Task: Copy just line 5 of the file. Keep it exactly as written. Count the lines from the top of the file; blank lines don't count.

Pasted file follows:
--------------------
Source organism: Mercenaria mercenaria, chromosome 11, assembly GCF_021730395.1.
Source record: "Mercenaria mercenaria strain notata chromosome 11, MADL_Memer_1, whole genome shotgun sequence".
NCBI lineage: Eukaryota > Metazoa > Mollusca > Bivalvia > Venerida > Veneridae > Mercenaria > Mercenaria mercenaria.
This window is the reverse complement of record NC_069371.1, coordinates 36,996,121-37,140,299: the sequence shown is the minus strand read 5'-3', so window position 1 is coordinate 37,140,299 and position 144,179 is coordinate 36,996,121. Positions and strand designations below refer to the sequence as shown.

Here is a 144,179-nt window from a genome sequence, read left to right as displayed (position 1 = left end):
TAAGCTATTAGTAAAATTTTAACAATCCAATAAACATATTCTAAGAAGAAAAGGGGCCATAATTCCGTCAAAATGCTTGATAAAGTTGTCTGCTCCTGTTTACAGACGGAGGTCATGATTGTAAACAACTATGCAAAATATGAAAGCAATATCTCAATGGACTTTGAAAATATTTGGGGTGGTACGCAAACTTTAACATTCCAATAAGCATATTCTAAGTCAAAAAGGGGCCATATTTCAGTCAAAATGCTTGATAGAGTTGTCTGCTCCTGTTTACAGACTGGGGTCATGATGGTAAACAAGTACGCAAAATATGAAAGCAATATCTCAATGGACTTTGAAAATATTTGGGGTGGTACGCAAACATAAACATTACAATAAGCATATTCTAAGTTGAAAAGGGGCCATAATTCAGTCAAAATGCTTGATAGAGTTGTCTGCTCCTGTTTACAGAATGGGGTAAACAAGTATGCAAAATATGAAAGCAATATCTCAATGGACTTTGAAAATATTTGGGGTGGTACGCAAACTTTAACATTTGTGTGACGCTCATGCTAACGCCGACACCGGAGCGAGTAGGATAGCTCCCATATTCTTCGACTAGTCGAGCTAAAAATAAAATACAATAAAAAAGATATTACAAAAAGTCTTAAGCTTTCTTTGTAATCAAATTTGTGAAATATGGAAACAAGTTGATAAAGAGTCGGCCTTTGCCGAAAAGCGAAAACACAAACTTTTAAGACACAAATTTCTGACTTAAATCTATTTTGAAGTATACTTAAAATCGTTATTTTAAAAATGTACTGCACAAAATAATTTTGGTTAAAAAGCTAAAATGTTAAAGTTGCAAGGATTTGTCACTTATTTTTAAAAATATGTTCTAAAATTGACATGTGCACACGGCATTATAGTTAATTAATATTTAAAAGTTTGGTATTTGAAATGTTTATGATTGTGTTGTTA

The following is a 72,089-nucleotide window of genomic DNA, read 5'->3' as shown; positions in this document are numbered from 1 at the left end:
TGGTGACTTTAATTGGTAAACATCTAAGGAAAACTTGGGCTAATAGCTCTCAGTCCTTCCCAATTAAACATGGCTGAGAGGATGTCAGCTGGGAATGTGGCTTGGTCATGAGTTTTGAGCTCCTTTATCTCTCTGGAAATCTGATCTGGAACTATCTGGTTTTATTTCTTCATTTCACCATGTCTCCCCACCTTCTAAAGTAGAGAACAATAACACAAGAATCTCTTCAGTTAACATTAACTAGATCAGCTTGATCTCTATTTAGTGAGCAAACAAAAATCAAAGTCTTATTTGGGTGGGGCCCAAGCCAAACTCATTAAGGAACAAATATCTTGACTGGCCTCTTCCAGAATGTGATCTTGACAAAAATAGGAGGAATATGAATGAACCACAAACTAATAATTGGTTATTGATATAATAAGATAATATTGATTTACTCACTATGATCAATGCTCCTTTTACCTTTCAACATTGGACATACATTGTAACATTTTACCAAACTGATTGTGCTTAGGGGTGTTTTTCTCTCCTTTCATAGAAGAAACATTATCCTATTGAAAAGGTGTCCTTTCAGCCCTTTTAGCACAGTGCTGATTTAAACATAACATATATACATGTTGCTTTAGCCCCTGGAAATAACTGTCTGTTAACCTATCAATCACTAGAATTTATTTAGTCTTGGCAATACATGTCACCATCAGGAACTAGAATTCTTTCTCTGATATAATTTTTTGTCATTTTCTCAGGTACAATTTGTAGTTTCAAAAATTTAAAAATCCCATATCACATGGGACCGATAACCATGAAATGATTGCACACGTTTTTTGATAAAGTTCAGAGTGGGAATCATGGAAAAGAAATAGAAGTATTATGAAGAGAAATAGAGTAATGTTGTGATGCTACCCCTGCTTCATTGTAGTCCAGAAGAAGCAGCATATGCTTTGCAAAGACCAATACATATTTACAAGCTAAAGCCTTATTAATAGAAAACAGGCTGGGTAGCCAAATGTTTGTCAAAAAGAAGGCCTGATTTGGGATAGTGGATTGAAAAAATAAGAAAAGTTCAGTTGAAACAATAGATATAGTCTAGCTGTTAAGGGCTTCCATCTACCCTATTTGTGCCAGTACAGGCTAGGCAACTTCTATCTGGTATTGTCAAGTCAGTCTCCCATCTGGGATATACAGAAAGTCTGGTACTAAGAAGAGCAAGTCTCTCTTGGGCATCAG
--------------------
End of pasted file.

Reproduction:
Here is a 144,179-nt window from a genome sequence, read left to right as displayed (position 1 = left end):